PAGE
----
Physics study guide


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Physics study guide

  1. 1. <ul><li>Distance – Length from one point to another; always +.
  2. 2. Displacement - The length of the straight line drawn from its initial position to the object’s final position; can be + or -.
  3. 3. Change in position = final – initial position or (∆X = Xf – Xi)
  4. 4. Speed – Measure of the distance over time. Has no direction, only magnitude.
  5. 5. Average speed = distance traveled/time of travel.
  6. 6. Velocity – Displacement divided by the time interval. Describes a motion with both a direction and numerical value (magnitude).
  7. 7. Average Velocity = (∆X / ∆T) or displacement/time interval.
  8. 8. Cannot use the average velocity equation (v=∆x / ∆t) when there is acceleration. You have to use (change in velocity / time required for change).
  9. 9. Yes, but only if the final displacement is zero.
  10. 10. Constant speed, but the velocity is changing due to its direction.
  11. 11. Typical metric units of displacement – meters.
  12. 12. Slope of a v-t graph is the acceleration and never curves. The area (under the slope) is the displacement.
  13. 13. Slope of a d-t graph is the velocity. Curved line = acceleration. The area (under the slope) is the velocity.
  14. 14. Area of an a-t graph is the change in velocity.
  15. 15. Horizontal line on a d-t graph means that the displacement is currently 0 (no movement). On a v-t graph – it is a constant velocity. On an a-t graph – there is no acceleration (constant velocity).
  16. 16. Negative slope on a d-t graph means that it has a constant negative velocity. On a v-t graph, the acceleration is negative.
  17. 17. Beneath the axis on a v-t graph – object is slowing down.
  18. 18. Three ways of acceleration: increasing speed, decreasing speed, and changing direction.
  19. 19. Turn a corner with constant acceleration? No, because the velocity changes due to direction. Zero acceleration? No, because the speed would also be zero.
  20. 20. Negative velocity and positive acceleration? Yes, with free-falling objects. Positive velocity and negative acceleration? Yes, with projectiles.
  21. 21. Acceleration of an object in freefall – 9.8 m/s/s. What are some examples? Baseball, football, etc.
  22. 22. Acceleration – Zero in horizontal. -9.8 m/s^2 in vertical. At peak, horizontal is 0, vertical is 0. Just before caught, the acceleration is force of gravity.
  23. 23. Vertical velocity of ball thrown straight up when it reaches its peak = 0 m/s.
  24. 24. Velocity upward – 20 m/s. Speed before caught – 9.8 m/s.
  25. 25. Displacement – 0.5(initial velocity+final velocity)(time interval)
  26. 26. 0.5(0+9.8)(1) = 1.96 m. Or TNEOMS equation, Dx=(0)(1)+0.5(9.8)(1)^2 =1.96 m.
  27. 27. What angle to travel farthest – 45 degrees.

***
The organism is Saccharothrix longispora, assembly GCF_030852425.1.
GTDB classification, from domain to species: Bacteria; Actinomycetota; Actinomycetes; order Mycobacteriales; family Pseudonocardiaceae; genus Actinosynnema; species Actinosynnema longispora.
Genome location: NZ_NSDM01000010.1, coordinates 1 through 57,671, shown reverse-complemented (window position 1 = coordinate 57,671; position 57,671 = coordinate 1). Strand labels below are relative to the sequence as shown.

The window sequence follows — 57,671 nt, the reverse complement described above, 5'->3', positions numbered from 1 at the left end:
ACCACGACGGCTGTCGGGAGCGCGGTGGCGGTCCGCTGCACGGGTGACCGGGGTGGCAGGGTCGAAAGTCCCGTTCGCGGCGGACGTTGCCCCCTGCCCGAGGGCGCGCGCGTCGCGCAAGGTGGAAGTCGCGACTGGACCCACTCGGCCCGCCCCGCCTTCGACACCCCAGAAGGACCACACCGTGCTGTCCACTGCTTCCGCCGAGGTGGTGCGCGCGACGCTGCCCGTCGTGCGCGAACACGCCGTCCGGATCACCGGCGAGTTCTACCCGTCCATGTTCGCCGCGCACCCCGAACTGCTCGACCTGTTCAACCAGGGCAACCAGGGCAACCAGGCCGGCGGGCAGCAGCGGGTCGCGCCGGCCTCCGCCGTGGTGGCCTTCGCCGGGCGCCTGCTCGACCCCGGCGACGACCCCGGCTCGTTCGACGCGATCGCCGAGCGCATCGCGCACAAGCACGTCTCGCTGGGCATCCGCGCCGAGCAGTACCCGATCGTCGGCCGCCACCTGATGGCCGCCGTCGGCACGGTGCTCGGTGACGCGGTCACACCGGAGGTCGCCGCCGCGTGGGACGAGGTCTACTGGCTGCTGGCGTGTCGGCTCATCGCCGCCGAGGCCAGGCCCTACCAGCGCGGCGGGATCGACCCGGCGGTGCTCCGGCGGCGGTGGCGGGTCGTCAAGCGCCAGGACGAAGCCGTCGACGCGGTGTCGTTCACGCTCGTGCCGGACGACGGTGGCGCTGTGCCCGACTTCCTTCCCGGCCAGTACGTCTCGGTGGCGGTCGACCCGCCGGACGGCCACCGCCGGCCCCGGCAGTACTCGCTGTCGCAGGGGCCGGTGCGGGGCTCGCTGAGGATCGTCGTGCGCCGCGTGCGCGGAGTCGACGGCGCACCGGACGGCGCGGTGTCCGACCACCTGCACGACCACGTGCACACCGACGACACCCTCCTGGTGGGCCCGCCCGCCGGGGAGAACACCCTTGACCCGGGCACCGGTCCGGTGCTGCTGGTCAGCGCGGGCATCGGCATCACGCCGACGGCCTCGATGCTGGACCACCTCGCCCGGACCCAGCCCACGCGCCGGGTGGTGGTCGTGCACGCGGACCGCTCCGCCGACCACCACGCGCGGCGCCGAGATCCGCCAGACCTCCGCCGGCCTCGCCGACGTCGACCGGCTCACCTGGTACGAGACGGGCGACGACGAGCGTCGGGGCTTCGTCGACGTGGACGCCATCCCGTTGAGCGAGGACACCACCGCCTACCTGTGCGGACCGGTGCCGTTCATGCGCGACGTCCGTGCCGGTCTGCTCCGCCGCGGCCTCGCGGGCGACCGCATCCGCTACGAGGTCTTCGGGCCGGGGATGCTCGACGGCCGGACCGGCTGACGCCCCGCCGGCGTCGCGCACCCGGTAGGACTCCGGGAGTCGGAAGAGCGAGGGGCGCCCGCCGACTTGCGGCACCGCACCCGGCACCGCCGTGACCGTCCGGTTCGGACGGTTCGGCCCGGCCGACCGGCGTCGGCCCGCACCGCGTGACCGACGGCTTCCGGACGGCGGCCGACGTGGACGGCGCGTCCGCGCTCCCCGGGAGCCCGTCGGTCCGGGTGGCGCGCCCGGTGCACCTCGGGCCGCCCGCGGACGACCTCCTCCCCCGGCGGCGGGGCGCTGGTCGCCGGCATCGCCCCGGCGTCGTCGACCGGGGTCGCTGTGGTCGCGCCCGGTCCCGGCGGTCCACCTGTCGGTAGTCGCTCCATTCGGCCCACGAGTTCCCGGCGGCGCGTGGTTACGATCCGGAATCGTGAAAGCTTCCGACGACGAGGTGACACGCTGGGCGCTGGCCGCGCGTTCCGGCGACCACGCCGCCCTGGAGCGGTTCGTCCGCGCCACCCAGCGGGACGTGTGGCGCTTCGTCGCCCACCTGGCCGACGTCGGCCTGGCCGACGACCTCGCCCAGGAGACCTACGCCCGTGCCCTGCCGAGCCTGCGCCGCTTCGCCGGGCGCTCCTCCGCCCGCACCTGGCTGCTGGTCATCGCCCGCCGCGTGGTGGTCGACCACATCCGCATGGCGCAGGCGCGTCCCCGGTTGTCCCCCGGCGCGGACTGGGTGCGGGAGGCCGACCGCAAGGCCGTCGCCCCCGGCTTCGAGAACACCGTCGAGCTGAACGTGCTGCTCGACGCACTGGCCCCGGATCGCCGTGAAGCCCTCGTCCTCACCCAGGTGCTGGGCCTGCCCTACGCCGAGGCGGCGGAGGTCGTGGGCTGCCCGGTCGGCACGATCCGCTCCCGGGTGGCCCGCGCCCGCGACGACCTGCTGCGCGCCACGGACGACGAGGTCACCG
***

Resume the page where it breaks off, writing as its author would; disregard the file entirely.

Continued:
28. 28. Terminal Velocity – When force of drag acting on it is equal to force of gravity acting on it. Occurs during free-fall when acceleration equals zero because of air resistance.
  29. 29. EQUATIONS:
  30. 30. Displacement = ∆X = [Xf – Xi]
  31. 31. Velocity = [∆X / ∆T] (∆X is displacement)
  32. 32. With acceleration, use ∆V / time required for change.
  33. 33. Speed = [∆D / ∆T] (∆D is distance)
  34. 34. Acceleration = [F / M] or [∆V / ∆T]
  35. 35. TNEOMS EQUATIONS (as copied from Dr. V’s website):
  36. 36. Vf = Vi + aDt
  37. 37. Dx = Vi Dt + ½ a Dt2
  38. 38. Vf2 = Vi2 + 2aDx
  39. 39. Dx – displacement. Vi – initial velocity.
  40. 40. Dt – change in time. Vf – final velocity.
  41. 41. A – acceleration (must be constant).
  42. 42. Inertia – proportional to the mass. Heavier an object, the more inertia. A body’s mass measures its inertia.
  43. 43. The inertia is the same.
  44. 44. Yes, natural force.
  45. 45. Yes, it still has internal force. (Inertia).
  46. 46. Friction – The resistive force that keeps an object from moving.
  47. 47. Earth moves in a circle because of its and the sun’s gravitational pulls. Otherwise, it would continue towards the sun.
  48. 48. Mass vs. weight = Mass is one’s weight in proportion to its gravitational field. To find mass, you must multiply the weight (in kg) x 9.8 (gravity) to get the mass in kg.
  49. 49. Benefit corners – Causes the passenger lean closer to you while making a turn. Newton’s Third Law – a force is exerted on an object when that object interacts with another object in its environment.
  50. 50. The penny would drop. To an observer, it would fly backwards.
  51. 51. Newton’s Second Law – NF = ma, or net force = mass x acceleration. The acceleration of an object is directly proportional to the net force acting on the object and inversely proportional to the object’s mass.
  52. 52. Normal Force – A force that is perpendicular to the surface upon which an object moves. NF = -mg. Also, the weight of an object + any vertical forces on the object. Gravity.
  53. 53. Tension in each rope is equal to half of the object’s mass.
  54. 54. Direction of friction acts in the opposite direction as the direction of motion.
  55. 55. Static Friction – Happens when the force of friction is greater than the applied force; results in no motion.Kinetic Friction – Happens when the object “breaks free” and moves. The force upon the object overcomes the force of friction.
  56. 56. Normal force always equals weight? No. The normal force and weight are the same only when there are no forces acting upon it.
  57. 57. Because only one object is moving, the horse. The cart’s velocity = 0 until the horse pulls it.
  58. 58. There is a greater force on the fly because the flyswatter has a larger mass, but the fly has the greater acceleration. (Eq = F=ma).
  59. 59. Newton’s Third Law – If two objects interact, the magnitude of the force exerted on object 1 by object 2 is equal to the magnitude of the force simultaneously exerted on object 2 by object 1, and these two forces are opposite in direction.